Opera Della Luna has been building a reputation as one of the most interesting touring opera companies in Britain; with stunning costumes, inventive settings and imaginative direction their latest production "The Mikado" certainly stays true to the companies style.
The company has updated some of Gilbert's original lyrics to modern day equivalents (mentions of the HS2 and Jeremy Kyle are met with hoots of laughter) but has kept the show's original cheeky spirit. However, there are ad libs within the action which have a mixed bag of results and can make one feel as though it's cheapening the action.
One has to wonder how much of this is Jeff Clarke's original direction, and what elements director [Jenny Arnold] has added, for at times it can feel slightly mish-mashed.
The same can be said for some of the singing abilities. Tim Walton, who has previously succeeded in romantic leads, appears slightly overwhelmed as Nanki-Poo and his partnering of Victoria Joyce as Yum Yum highlights his limitations as an opera singer. Joyce's voice soars through the notes and is one of the clearest on stage, but even so her characterisation lacks definition.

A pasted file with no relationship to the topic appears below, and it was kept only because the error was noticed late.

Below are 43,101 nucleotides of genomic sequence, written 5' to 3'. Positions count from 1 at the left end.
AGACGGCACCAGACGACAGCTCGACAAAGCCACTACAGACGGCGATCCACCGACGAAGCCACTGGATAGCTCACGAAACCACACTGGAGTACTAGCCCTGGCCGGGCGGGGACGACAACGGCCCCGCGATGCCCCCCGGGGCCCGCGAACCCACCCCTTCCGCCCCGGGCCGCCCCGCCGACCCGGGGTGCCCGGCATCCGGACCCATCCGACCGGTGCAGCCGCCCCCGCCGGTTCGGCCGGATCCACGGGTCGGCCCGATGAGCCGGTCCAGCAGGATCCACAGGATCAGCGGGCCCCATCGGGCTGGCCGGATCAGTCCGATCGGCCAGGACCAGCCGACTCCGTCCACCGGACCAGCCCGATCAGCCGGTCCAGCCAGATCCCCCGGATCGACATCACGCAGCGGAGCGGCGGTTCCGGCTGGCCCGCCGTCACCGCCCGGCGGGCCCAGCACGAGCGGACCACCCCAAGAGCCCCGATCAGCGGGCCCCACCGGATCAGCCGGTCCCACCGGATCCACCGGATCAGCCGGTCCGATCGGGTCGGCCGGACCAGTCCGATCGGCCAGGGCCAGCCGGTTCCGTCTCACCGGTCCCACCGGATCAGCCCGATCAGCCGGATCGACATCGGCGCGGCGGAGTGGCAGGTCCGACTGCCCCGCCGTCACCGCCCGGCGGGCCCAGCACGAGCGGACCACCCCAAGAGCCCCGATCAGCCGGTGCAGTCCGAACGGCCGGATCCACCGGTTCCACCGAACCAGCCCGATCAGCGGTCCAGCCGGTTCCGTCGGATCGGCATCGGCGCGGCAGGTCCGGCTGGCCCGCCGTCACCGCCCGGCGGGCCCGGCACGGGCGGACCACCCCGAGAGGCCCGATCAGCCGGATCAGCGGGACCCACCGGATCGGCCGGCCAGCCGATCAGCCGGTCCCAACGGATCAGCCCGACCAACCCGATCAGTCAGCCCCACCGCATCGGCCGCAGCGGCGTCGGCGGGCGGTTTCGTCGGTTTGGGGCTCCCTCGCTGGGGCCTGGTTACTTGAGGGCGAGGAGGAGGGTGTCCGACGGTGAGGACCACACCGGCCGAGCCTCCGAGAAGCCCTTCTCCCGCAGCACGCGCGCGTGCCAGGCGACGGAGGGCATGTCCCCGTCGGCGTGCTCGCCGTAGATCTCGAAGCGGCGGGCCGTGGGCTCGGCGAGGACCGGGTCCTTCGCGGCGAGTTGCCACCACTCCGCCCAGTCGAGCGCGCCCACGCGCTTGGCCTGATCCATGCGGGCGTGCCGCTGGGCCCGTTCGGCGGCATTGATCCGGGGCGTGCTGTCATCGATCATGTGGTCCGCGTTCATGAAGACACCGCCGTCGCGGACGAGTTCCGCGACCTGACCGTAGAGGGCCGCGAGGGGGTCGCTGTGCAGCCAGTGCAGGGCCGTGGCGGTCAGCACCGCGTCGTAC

As Poo-Bah, Carl Sanderson's deep voice fills the auditorium and his pomposity is giggle-inducing. Louise Crane gives a star turn as the aging cougar Katisha and her Joan Collins-esque performance is one of the most enjoyable elements of the show.
However, as an ensemble the company's diction means that a lot of the lyrics are lost to the music and despite their best efforts, none of them have the natural rhythm to carry the slightly lack-lustre choreography (which perhaps should be done away with all together!).
But it is Gabriella Csanyi-Wills' design and Guy Dickens' lighting that the audience come away talking about. Csanyi-Wills takes the action out of any known location and places it in a topsy-turvy wonderland, full of bright colours, textures and patterns which is fully complemented by Dickens' illumination of it.
Opera Della Luna has produced a jolly good romp of a show, but it doesn't quite match up to expectations raised by some of its previous work.